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ALC says nations Treasuries must push road reform

Change sought eight years ago remains bogged and need push from new direction


The Australian Logistics Council (ALC) believes the nations Treasurers and their departments must press the case for road charging to get the reform proposal out of its rut.

Noting South Australian premier Jay Weatherill will enter this week’s Council of Australian Governments (COAG) leaders retreat armed with a mass distance location (MDL) charging proposal, ALC managing director Michael Kilgariff says the plan requires serious consideration by all levels of government.

Kilgariff notes the blueprint echoes similar calls for reform made in recent times by the Productivity Commission, Infrastructure Australia, the Harper Review and the National Commission of Audit.

These and other reports also flagged the concept of extending the heavy vehicle road reform, over time, to all vehicles, to send a more direct price signal and to help address congestion in our cities.

But Kilgariff warns that the transport and logistics industry must be convinced of the all-round benefits.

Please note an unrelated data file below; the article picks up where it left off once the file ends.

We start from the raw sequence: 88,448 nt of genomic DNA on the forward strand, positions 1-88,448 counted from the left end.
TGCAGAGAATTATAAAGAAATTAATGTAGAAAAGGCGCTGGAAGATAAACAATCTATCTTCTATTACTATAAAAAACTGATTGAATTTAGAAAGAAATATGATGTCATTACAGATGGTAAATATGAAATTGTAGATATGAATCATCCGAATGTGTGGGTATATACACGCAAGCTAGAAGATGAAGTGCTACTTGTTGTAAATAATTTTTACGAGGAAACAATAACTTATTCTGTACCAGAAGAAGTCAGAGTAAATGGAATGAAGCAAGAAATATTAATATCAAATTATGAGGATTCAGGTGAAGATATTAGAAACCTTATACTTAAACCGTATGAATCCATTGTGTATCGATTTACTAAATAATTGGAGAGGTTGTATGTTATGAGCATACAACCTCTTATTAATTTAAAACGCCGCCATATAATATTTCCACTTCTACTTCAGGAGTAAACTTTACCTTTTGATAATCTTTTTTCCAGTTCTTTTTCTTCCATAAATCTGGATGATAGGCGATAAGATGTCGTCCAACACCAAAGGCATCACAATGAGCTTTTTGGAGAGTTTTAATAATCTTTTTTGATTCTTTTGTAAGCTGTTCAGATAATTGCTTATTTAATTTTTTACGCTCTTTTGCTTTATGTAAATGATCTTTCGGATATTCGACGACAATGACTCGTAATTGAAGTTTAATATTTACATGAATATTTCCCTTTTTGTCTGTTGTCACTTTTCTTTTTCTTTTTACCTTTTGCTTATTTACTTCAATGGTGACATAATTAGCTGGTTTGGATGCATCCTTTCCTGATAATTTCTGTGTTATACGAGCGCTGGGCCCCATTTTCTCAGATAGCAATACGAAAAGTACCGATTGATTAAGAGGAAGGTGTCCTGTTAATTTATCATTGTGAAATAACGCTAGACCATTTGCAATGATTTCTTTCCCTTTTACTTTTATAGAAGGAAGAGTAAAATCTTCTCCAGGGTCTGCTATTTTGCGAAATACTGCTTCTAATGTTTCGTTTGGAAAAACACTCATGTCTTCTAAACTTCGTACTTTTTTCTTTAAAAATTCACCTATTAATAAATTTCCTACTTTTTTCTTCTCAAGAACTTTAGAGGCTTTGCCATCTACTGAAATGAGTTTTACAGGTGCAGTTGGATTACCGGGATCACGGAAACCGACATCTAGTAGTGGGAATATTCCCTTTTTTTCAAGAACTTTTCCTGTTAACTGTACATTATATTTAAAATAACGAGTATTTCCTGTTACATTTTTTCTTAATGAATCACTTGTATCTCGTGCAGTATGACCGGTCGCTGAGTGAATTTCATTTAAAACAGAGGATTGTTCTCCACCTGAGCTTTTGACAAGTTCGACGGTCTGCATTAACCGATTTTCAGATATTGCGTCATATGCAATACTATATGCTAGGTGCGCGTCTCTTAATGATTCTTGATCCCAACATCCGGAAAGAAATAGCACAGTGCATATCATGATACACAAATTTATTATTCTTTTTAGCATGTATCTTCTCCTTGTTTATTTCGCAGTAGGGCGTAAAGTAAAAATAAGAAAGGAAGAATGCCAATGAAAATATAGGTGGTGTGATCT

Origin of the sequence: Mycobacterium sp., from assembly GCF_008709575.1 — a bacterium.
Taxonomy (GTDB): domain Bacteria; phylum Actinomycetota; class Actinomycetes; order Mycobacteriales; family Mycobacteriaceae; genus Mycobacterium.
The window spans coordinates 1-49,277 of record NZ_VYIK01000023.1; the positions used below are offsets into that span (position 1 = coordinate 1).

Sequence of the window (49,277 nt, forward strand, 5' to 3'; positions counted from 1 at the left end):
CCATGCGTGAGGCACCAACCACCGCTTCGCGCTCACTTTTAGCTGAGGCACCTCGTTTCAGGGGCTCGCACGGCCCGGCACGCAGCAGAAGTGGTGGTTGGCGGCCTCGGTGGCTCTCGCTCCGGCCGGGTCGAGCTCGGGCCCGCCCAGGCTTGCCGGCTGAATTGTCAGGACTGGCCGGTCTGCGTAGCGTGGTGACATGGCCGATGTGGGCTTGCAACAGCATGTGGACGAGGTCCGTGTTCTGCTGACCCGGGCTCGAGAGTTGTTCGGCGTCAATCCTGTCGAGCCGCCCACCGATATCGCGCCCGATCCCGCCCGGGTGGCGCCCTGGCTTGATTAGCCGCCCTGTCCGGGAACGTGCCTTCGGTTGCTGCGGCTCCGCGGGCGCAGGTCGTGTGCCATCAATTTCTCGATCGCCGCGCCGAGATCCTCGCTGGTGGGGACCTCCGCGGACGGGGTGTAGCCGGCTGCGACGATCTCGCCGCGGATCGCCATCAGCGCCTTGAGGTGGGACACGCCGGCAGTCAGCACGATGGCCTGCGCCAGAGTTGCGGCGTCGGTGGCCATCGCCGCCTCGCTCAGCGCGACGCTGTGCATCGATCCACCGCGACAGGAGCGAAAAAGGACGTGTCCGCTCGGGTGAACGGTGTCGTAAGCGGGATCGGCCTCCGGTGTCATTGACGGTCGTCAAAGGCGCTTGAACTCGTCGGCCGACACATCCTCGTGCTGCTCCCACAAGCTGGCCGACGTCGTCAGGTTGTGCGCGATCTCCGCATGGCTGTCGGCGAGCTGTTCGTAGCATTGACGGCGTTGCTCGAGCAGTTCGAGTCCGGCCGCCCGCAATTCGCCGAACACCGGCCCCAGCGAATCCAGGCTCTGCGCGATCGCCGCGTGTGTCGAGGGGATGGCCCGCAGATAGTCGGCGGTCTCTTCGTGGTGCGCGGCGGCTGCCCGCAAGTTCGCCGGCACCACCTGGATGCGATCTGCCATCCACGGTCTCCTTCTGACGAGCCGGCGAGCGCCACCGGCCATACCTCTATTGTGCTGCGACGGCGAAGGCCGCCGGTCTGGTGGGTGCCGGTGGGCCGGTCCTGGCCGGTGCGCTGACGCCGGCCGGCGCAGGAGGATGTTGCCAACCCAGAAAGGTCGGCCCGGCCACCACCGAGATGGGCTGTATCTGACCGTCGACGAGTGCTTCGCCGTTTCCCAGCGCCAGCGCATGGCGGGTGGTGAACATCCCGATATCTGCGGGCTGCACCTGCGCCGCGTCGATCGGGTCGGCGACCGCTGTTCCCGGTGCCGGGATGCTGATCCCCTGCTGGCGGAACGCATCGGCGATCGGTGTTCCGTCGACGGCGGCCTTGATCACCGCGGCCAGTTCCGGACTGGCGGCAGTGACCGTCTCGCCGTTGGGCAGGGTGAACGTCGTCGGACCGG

“Industry’s support for this reform will hinge on the extent to which it supports supply chain efficiency and reliability,” he says.

“It is critical, however, that funds collected are invested in the infrastructure used by the vehicle. In other words, the revenue follows the freight, and not lost to consolidated revenue.”

Given that COAG has failed to advance the idea since April 2007, when it set out a three-phase COAG Road Reform Plan to consider alternative models of heavy vehicle road pricing and funding, Kilgariff nominates government counting houses as the delivery vehicle.

 “For this initiative to succeed, Treasuries need to drive the process forward. Not only will it be quicker, it will be more effective if part of a broader set of reforms to change the infrastructure revenue stream,” he says.

“And importantly, having Treasuries take carriage of this initiative will help to ensure a greater level of national coordination.

“This is important, because in the long run, road reform needs to be national, it needs to be consistent and it needs to be coherent.”

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